Diana Helmuth: Sierra Backpacking

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It's unfortunate, but now may not be the best time to go backpacking in the Sierra Nevada. Diana Helmuth has this Perspective.

September is traditionally one of the best months to hike the Sierra Nevada, but when I watched the Creek Fire break out last week across the trail head I was scheduled to hike from, I am certain this will no longer be the case.

When I tried to rearrange my vacation to hike the glittering lakes of the Shasta-Trinity wilderness, or the granite slopes near Tahoe, my hopes were further dashed as the Forest Service did something it has never done before: close access to California’s back country. But still, I felt lucky to be thinking about recreating at all.

As a backpacker and hiker, my love for California goes beyond culture and politics. I love her backbone mountains, her meadows of furry grass, her smiling blue skies, her flowery breath, her cloudy hair.

For this love, I am happy to forego campfires, abandon my soda can alcohol stove, donate to firefighting efforts, and, yes, change my plans. You could feel every hiker in California cringe at the news that a “pyrotechnic device at a gender reveal party” ignited the Creek Fire. But this is a healthy reminder to all who go into California’s natural wonders our state looks immortal, but she is not. She is at our mercy.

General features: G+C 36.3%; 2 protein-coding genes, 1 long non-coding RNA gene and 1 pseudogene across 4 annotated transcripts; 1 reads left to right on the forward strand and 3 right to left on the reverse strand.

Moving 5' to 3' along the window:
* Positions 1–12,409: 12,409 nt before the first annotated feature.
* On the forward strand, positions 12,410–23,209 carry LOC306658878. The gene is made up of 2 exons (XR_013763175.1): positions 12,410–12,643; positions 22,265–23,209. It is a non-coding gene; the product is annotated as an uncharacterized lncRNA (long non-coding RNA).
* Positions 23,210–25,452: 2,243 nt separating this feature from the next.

The trunks of high elevation conifers and coastal redwoods are hardy, and their stems can survive firestorms, a further testament of their magnificence. But hiking through the charred landscape of a former fire is brutal. There is no shade, no grass, no birds. Mosquitoes are at their peak terrors, with no one to feed on them, and nothing else to feed on but you. It is a boneyard.

Of course, nature will grow back. In the wake of the 2017 complex fires across Sonoma and Napa, “fire follower” flowers carpeted the hills, an ecstatic display of hope rising from ashes; a reminder that this is all a cycle. But forests take years, sometimes decades to renew after the devastation of a fire. And we are only on Earth for a short time.

Please consider the fragility of our forests as you hike California for the years to come what sections of her you are lucky enough to still see.

With a Perspective, I’m Diana Helmuth.

Diana Helmuth is an author and hiker living in Oakland.